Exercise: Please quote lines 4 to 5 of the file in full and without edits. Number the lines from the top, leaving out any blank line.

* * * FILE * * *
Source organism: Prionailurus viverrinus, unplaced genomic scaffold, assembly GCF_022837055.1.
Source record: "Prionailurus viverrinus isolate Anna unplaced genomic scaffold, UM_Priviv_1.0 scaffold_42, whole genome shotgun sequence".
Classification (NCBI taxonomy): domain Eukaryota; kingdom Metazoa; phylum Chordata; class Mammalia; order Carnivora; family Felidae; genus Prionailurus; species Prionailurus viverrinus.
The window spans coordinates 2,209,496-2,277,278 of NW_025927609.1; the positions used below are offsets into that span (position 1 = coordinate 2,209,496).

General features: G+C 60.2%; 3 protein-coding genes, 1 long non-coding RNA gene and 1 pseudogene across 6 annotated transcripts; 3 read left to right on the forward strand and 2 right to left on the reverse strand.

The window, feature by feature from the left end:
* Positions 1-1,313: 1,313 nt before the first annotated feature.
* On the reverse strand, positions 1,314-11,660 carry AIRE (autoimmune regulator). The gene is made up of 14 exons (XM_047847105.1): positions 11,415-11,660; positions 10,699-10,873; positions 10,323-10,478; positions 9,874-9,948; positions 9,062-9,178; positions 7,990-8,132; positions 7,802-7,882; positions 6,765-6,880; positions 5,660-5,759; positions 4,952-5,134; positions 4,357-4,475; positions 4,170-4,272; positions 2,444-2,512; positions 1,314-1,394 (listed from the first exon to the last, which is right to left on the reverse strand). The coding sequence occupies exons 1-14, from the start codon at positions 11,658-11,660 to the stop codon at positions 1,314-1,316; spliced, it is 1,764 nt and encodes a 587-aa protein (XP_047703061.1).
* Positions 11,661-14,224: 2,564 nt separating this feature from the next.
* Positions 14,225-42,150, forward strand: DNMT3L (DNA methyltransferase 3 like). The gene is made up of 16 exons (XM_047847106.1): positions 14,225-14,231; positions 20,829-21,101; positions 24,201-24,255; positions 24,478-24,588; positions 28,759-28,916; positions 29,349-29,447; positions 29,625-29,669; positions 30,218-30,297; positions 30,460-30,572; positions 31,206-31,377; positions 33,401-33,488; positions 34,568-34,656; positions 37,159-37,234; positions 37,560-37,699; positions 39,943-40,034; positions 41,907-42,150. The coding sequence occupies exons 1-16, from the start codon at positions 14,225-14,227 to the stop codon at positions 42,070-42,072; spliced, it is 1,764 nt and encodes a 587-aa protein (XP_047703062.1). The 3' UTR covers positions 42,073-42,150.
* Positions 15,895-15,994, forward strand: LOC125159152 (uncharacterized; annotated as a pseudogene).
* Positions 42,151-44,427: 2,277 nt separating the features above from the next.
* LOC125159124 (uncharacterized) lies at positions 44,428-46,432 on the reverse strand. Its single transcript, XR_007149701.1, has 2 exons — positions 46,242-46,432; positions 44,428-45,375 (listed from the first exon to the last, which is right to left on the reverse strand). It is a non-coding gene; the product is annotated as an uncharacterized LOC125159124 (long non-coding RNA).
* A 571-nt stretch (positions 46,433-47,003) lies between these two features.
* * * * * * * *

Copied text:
The window spans coordinates 2,209,496-2,277,278 of NW_025927609.1; the positions used below are offsets into that span (position 1 = coordinate 2,209,496).

General features: G+C 60.2%; 3 protein-coding genes, 1 long non-coding RNA gene and 1 pseudogene across 6 annotated transcripts; 3 read left to right on the forward strand and 2 right to left on the reverse strand.